It always intrigues and challenges me to hear life coaches talk about the importance of “beginning with the end in mind.”
St. Benedict of Nursia certainly had the end in mind over 1,500 years ago when he advised the men and women of his religious order to “keep death daily before your eyes.”
Back in 1954, my great-aunt gave my grandmother, Virginia, a little, leather-bound book of prayers, long and short.
My grandmother wore that book out — especially a daily prayer of supplication to Jesus’s mother, based on her walk with Him through His Incarnation, passion, death, resurrection and ascension into eternal glory.
“He refuses you nothing,” the supplicant reminds Our Lady, “because you ask nothing contrary to His honor.”
My grandmother prayed that prayer almost every day for nearly 65 years.
One night, I photocopied it and asked her to pray it aloud with me, antiphonally, like monks or sisters in a monastery.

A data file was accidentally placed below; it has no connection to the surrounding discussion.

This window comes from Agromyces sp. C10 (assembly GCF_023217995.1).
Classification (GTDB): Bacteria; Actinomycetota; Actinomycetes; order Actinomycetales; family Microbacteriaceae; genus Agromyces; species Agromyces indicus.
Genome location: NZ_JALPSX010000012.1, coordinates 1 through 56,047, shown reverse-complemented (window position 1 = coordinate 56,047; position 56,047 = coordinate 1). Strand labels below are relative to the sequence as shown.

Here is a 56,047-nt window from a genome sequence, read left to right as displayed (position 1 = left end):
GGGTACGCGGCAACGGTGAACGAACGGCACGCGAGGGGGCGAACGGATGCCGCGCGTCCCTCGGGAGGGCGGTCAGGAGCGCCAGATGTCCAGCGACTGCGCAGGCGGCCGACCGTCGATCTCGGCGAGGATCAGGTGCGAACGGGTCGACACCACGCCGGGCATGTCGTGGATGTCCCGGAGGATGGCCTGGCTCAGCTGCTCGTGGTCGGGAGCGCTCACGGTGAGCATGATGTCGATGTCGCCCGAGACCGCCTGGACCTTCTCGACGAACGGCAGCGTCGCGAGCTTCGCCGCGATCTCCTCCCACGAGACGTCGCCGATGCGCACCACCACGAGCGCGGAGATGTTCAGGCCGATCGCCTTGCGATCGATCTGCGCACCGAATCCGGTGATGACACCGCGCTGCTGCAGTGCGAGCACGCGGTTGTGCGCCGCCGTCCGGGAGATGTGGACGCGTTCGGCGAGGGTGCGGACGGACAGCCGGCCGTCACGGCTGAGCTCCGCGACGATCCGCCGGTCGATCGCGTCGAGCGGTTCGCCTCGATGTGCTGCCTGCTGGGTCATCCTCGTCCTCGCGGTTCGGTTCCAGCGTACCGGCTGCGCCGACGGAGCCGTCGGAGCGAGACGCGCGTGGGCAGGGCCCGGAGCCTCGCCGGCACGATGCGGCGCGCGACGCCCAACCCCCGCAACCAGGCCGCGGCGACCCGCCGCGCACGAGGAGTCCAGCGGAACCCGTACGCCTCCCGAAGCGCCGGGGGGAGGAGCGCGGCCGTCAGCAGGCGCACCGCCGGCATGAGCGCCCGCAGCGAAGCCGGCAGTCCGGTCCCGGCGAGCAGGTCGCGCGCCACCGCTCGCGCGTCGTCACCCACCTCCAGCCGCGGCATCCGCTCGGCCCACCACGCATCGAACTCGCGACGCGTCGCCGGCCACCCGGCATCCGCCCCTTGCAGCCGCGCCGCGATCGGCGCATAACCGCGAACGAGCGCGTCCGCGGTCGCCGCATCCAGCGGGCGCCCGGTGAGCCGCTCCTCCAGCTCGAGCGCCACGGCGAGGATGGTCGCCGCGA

I prayed one sentence, and she answered with the next, then I followed, and so forth.
When we were finished, she said, “It’s so much more meaningful that way!”
She never stopped making time each day for that prayer, even as she got older and her health continued to decline.
When her eyesight got to where she could no longer read it, my mom or one of us grandchildren would read her prayer out loud for her.
About two years ago, on the morning of the day she left this life, I stood beside her bed and read that prayer she had offered up so many hundreds of times herself.
She whispered along, knowing whole sections by heart.
Near the end of the prayer are the words: “During my last moments on earth, grant me strong and sincere repentance. May my sorrow be accompanied by a lively and attentive presence of mind that will enable me to worthily receive the last sacraments of the Church and die in Your friendship and favor.”
That evening, God heard her prayer and granted her deepest desire.
I unite my prayers with Our Lady for Him to do the same for me and for you and for everyone who comes after us.
Until then, we should be on the lookout for subtle reminders to “keep death daily before your eyes.”